Americans as a whole are increasingly concerned about addressing the effects of climate change, a new NBC News/Wall Street Journal poll shows, but Republicans remain as skeptical as ever about the need for immediate action.
The new data shows that 45 percent of Americans believe that "global climate change has been established as a serious problem, and immediate action is necessary." That's the highest since the poll began asking the question in 1999, and up from the 39 percent who felt that way in Sept. 2017.
Another 21 percent say that "there is enough evidence that climate change is taking place and some action should be taking." Taken together, two-thirds of Americans want there to be action taken on climate change.
But 30 percent of Americans remain skeptical—18 percent of the total sample say that they aren't sure if climate change is real and want to see more research, while 12 percent say "concern about global climate change is unwarranted."
These numbers are driven by a deep partisan divide that shows Democrats feeling their highest levels of urgency in the almost 20-year history the data spans. More than 7 in 10 Democrats believe climate change is "serious" and requires "immediate action," a 42-percentage-point increase from the just 29 percent of Democrats who believed that in 1999.
Just 15 percent of Republicans share that sense of urgency, the exact same portion who did so in 1999.
Meanwhile, independents are growing more alarmed about climate change, with 47 percent calling for "immediate action" compared to the 25 percent who felt that way in 1999.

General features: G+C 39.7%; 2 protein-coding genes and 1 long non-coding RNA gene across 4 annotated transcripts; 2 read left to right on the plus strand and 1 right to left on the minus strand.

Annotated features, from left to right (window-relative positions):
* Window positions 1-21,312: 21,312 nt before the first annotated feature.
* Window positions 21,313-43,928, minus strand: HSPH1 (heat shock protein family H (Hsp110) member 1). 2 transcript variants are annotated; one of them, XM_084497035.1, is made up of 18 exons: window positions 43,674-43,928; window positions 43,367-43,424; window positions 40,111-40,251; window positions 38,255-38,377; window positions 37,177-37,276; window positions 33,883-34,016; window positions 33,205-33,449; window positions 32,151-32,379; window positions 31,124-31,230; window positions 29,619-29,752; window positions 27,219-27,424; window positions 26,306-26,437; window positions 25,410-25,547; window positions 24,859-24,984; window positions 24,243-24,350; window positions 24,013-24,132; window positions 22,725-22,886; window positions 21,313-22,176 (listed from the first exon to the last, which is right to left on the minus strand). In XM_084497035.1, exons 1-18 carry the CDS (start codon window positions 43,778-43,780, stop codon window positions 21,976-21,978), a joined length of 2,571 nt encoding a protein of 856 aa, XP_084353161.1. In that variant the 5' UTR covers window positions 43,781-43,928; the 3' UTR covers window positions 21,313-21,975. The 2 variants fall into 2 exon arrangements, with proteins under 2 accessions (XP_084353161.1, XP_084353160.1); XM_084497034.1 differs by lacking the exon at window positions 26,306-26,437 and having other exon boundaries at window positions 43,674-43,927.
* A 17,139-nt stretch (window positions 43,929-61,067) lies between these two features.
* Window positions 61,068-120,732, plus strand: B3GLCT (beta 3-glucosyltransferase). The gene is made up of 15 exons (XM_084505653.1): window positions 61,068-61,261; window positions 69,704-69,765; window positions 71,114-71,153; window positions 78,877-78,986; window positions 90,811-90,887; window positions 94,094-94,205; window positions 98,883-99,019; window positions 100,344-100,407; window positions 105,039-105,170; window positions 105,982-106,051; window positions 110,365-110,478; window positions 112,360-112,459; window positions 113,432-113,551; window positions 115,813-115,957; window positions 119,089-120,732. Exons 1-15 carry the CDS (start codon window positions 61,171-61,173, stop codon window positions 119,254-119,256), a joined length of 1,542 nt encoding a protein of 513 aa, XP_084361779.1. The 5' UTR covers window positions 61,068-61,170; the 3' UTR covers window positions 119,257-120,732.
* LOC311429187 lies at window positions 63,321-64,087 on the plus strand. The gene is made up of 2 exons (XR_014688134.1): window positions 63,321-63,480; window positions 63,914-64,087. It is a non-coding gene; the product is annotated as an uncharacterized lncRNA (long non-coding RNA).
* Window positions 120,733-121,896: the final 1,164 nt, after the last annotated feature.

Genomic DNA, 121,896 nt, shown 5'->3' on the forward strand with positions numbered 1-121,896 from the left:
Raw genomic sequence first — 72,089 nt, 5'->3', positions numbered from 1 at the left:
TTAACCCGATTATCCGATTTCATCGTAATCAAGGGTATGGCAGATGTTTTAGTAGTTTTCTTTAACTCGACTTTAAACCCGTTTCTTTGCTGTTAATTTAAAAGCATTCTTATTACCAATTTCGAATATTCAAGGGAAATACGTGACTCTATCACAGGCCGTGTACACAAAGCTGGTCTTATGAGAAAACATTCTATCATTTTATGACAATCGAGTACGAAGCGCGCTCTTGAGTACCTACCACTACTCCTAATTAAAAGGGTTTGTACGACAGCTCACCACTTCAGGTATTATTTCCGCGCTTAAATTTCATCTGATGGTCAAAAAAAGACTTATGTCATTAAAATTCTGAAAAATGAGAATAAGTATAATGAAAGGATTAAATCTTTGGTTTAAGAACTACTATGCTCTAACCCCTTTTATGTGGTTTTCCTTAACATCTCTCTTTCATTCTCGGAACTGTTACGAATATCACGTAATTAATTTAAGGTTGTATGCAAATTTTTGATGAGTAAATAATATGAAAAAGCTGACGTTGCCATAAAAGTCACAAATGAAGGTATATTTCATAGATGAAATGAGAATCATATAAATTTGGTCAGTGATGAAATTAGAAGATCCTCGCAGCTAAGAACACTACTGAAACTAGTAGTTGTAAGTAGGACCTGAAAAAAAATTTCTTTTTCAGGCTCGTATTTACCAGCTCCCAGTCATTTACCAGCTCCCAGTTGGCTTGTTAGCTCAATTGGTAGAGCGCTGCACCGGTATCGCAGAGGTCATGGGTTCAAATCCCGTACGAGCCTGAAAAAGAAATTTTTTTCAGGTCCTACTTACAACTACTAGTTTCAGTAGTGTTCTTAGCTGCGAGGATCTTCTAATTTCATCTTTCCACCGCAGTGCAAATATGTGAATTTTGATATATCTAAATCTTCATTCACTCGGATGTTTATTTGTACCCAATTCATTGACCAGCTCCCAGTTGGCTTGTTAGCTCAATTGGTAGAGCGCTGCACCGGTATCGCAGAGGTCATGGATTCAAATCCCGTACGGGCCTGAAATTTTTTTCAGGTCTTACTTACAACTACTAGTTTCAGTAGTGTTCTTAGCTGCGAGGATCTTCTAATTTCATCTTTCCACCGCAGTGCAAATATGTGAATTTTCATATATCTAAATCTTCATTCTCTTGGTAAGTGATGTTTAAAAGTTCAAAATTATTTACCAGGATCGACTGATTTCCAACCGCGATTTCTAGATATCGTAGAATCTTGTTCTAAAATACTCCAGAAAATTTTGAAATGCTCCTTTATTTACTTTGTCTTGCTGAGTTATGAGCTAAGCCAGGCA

President Trump has been brushed aside warnings of global climate change, questioning whether it's the result of human activity during an October "60 Minutes" interview and arguing he doesn't believe his own government's study on the coming financial impact of climate change. He also followed through on a campaign promise to withdraw from the international Paris Agreement on climate change.
The majority of Americans, 52 percent are more concerned that the "failure to address climate change will lead to greater financial costs and higher energy prices" than if the costs associated with regulations implemented to curb the effects of climate change. Thirty-five percent of Americans are more concerned about the costs associated with regulations.
The same partisan divide exists in this question too, with a clear majority of Democrats more concerned about the failure to address climate change than regulations, and a near-majority of Republicans more concerned about the economic impact of those regulations.
The NBC/Wall Street Journal interviewed 900 people between Dec. 9-12. The poll has a margin of error of 3.27 percent.